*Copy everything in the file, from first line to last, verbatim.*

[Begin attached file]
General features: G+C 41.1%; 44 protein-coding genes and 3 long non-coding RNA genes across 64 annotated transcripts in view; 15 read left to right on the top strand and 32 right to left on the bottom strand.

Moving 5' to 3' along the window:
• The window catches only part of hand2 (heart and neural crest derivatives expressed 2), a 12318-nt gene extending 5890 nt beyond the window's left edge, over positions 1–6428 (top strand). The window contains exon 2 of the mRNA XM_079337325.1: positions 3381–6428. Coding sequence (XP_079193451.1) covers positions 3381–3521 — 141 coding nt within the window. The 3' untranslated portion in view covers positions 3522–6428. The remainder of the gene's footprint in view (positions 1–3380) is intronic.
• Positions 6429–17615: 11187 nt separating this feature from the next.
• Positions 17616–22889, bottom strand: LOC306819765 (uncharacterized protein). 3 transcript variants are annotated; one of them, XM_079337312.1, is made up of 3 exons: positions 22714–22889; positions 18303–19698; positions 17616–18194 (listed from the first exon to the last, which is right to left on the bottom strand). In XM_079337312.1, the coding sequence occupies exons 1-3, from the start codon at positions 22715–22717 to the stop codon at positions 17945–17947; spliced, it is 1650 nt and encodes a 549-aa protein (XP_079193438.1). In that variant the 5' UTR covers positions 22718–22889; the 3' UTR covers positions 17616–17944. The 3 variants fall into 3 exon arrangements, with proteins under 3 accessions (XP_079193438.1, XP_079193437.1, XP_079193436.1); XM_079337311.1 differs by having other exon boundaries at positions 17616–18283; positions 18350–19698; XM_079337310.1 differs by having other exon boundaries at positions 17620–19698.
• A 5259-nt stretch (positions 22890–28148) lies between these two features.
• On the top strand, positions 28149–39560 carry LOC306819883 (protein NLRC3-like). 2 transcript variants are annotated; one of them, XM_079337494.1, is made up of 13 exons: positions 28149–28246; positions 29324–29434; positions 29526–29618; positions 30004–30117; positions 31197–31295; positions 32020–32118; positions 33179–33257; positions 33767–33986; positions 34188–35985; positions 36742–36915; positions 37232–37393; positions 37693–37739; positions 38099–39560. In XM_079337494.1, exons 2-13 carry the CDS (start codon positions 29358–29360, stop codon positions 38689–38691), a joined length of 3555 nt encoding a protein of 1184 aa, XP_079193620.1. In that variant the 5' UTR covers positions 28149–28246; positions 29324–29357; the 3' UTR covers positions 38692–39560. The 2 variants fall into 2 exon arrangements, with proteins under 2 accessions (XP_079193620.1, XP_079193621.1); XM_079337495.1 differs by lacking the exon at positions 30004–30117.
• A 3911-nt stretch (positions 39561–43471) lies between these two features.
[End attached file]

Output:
General features: G+C 41.1%; 44 protein-coding genes and 3 long non-coding RNA genes across 64 annotated transcripts in view; 15 read left to right on the top strand and 32 right to left on the bottom strand.

Moving 5' to 3' along the window:
• The window catches only part of hand2 (heart and neural crest derivatives expressed 2), a 12318-nt gene extending 5890 nt beyond the window's left edge, over positions 1–6428 (top strand). The window contains exon 2 of the mRNA XM_079337325.1: positions 3381–6428. Coding sequence (XP_079193451.1) covers positions 3381–3521 — 141 coding nt within the window. The 3' untranslated portion in view covers positions 3522–6428. The remainder of the gene's footprint in view (positions 1–3380) is intronic.
• Positions 6429–17615: 11187 nt separating this feature from the next.
• Positions 17616–22889, bottom strand: LOC306819765 (uncharacterized protein). 3 transcript variants are annotated; one of them, XM_079337312.1, is made up of 3 exons: positions 22714–22889; positions 18303–19698; positions 17616–18194 (listed from the first exon to the last, which is right to left on the bottom strand). In XM_079337312.1, the coding sequence occupies exons 1-3, from the start codon at positions 22715–22717 to the stop codon at positions 17945–17947; spliced, it is 1650 nt and encodes a 549-aa protein (XP_079193438.1). In that variant the 5' UTR covers positions 22718–22889; the 3' UTR covers positions 17616–17944. The 3 variants fall into 3 exon arrangements, with proteins under 3 accessions (XP_079193438.1, XP_079193437.1, XP_079193436.1); XM_079337311.1 differs by having other exon boundaries at positions 17616–18283; positions 18350–19698; XM_079337310.1 differs by having other exon boundaries at positions 17620–19698.
• A 5259-nt stretch (positions 22890–28148) lies between these two features.
• On the top strand, positions 28149–39560 carry LOC306819883 (protein NLRC3-like). 2 transcript variants are annotated; one of them, XM_079337494.1, is made up of 13 exons: positions 28149–28246; positions 29324–29434; positions 29526–29618; positions 30004–30117; positions 31197–31295; positions 32020–32118; positions 33179–33257; positions 33767–33986; positions 34188–35985; positions 36742–36915; positions 37232–37393; positions 37693–37739; positions 38099–39560. In XM_079337494.1, exons 2-13 carry the CDS (start codon positions 29358–29360, stop codon positions 38689–38691), a joined length of 3555 nt encoding a protein of 1184 aa, XP_079193620.1. In that variant the 5' UTR covers positions 28149–28246; positions 29324–29357; the 3' UTR covers positions 38692–39560. The 2 variants fall into 2 exon arrangements, with proteins under 2 accessions (XP_079193620.1, XP_079193621.1); XM_079337495.1 differs by lacking the exon at positions 30004–30117.
• A 3911-nt stretch (positions 39561–43471) lies between these two features.